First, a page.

to Home page  

Rex Butler

to Index of Issue 5
to Next Article
to Previous Article
to Subscribe page
to Rouge Press page

Giò Abate
Gilbert Adair
Alvaro Arroba
Helen Bandis
Cyril Béghin
Janet Bergstrom
Yvette Bíró
Bertrand Bonello
Fabien Boully
Nicole Brenez
Rex Butler
Peggy Chiao
Jean-Pierre Coursodon
Stéphane Delorme
Stephen Dwoskin
Michael Eaton
David Ehrenstein
Thomas Elsaesser
Chris Fujiwara
Ruy Gardnier
Roger Garcia
Charlotte Garson
John Gianvito
Augustin Gimel
Philippe Grandrieux
Eugène Green
Paul Hammond
Peter Harcourt
Shigehiko Hasumi
Kent Jones
Bill Krohn
Miguel Marias
Adrian Martin
Fermin Martínez
David Matarasso
Grant McDonald
Meaghan Morris
V F Perkins
Douglas Pye
Mark Rappaport
Jackie Raynal
Jonathan Rosenbaum
William D. Routt
Jayce Salloum
Clemente Sobourin
François Thomas
Jean-Baptiste Thoret
Peter Tscherkassky
Johanna Vaude
Apichatpong Weerasethakul
Manuel Yáñez
Andrei Zelitsky





The Woman in the Window (Fritz Lang, 1944)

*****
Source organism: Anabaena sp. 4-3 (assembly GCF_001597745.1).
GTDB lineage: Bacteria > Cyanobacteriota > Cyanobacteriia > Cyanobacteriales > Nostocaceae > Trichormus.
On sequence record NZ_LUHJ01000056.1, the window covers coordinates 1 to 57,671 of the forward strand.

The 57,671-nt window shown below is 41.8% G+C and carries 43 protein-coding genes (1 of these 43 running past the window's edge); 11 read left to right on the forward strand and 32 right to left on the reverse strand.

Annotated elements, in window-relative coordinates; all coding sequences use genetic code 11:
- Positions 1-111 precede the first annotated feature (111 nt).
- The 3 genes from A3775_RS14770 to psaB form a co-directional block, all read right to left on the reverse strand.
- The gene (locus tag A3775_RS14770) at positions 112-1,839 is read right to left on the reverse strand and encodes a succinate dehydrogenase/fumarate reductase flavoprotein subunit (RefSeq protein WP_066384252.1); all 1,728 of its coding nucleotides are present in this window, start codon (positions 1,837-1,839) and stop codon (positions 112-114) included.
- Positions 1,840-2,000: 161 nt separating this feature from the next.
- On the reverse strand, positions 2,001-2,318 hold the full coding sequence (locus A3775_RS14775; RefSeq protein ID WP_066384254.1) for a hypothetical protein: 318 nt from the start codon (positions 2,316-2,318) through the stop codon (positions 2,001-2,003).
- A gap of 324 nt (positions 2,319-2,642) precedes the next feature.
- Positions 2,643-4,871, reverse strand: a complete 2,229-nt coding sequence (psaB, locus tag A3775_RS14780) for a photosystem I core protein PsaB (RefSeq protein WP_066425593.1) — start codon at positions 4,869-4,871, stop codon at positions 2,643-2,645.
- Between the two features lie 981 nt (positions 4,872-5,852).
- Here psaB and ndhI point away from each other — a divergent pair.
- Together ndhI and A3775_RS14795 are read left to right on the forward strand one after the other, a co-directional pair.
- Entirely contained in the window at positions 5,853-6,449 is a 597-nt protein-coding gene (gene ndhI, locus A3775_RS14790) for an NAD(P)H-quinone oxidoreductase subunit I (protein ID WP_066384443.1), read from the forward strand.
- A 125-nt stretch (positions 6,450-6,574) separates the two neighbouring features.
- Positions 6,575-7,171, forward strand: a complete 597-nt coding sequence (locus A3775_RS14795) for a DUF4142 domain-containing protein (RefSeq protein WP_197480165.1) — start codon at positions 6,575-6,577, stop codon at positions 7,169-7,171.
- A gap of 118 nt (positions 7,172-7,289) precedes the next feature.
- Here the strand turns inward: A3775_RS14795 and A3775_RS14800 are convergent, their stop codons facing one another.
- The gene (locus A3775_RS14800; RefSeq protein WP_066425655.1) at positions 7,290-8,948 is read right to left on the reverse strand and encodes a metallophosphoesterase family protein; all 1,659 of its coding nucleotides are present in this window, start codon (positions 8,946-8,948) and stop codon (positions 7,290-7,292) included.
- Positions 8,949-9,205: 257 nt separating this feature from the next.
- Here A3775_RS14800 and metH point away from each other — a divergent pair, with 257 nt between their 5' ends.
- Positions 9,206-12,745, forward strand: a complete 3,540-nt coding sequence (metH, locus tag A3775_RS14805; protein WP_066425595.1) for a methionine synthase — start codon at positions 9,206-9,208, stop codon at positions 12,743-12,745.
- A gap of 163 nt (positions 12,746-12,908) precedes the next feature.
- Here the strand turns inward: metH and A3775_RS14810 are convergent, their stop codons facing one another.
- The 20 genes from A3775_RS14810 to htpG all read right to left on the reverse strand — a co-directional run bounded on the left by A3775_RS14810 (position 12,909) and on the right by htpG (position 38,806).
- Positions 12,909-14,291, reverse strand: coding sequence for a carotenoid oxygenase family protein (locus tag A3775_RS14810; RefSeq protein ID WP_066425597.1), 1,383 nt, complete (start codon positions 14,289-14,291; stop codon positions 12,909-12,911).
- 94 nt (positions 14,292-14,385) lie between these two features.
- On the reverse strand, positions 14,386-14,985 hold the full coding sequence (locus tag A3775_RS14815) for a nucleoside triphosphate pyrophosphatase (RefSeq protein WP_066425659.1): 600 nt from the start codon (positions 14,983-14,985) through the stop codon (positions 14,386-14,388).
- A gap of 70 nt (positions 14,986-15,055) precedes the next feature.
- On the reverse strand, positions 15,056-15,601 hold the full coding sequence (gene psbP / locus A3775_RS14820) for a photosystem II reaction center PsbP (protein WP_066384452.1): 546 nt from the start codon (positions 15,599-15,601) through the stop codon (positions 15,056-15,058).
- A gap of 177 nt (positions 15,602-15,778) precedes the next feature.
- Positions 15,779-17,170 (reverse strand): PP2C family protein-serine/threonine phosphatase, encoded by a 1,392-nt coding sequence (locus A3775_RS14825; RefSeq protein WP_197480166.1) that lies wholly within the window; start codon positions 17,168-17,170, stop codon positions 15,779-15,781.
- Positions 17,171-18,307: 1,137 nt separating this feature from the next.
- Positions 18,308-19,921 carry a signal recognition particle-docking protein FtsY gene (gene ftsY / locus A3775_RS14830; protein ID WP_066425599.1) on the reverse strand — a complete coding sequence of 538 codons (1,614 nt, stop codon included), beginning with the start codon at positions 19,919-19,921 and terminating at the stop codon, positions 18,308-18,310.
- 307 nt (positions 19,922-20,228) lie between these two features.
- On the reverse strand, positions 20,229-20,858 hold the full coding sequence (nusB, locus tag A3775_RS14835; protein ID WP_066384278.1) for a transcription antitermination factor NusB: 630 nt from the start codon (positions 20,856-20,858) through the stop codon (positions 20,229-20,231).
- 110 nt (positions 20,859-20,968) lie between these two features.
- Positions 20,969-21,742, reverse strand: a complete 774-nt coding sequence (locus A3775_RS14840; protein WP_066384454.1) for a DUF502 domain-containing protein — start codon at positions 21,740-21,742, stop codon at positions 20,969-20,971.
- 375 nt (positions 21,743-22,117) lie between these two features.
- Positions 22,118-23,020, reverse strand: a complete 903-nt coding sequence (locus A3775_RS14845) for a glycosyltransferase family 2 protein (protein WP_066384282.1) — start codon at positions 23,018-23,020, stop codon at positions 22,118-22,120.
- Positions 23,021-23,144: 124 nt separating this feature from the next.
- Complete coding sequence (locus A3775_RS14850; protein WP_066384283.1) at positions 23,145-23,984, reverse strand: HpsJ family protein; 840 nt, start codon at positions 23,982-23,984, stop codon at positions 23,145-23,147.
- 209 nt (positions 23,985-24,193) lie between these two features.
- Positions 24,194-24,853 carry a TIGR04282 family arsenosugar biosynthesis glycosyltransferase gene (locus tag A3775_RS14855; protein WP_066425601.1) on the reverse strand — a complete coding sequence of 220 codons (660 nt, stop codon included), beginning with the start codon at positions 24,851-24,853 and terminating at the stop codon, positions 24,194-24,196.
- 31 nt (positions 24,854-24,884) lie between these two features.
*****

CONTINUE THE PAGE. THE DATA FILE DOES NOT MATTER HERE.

Fritz Lang has always been one of my favourite directors. As with Hitchcock, his 'telegraphic clarity of narrative technique' (Tom Gunning) lends his films an abstract, almost diagrammatic quality, something of the sense of inevitability of all great art. Interesting, then, that so many of his films deal with the chaos and disorder running beneath the surface order of things. Perhaps the purest example of this is The Woman in the Window, the first of the trilogy starring Joan Bennett and truly the complement to It’s a Wonderful Life, made around the same time in 1946. A noirish mise en abyme tale, The Woman in the Window features several moments of brilliant, caustic humour: the famous shot at the end of the film when Edward G. Robinson, playing Professor of Criminal Psychology Richard Wanley, gets his clothes re-arranged around him while he is framed in extreme close-up; his friend District Attorney Frank Lalor inadvertently characterising him as of 'moderate circumstances' while describing the hypothetical killer (I can identify with that!); and the wonderful conceit of a beautiful woman asking a homely middle-aged man to go upstairs and see her etchings (ditto!). In a film about the virtual fantasy world and the unleashed Id, what more fitting than this shot of the delectable Joan Bennett as femme fatale with – of all things – a nude female torso reflected in a mirror behind her?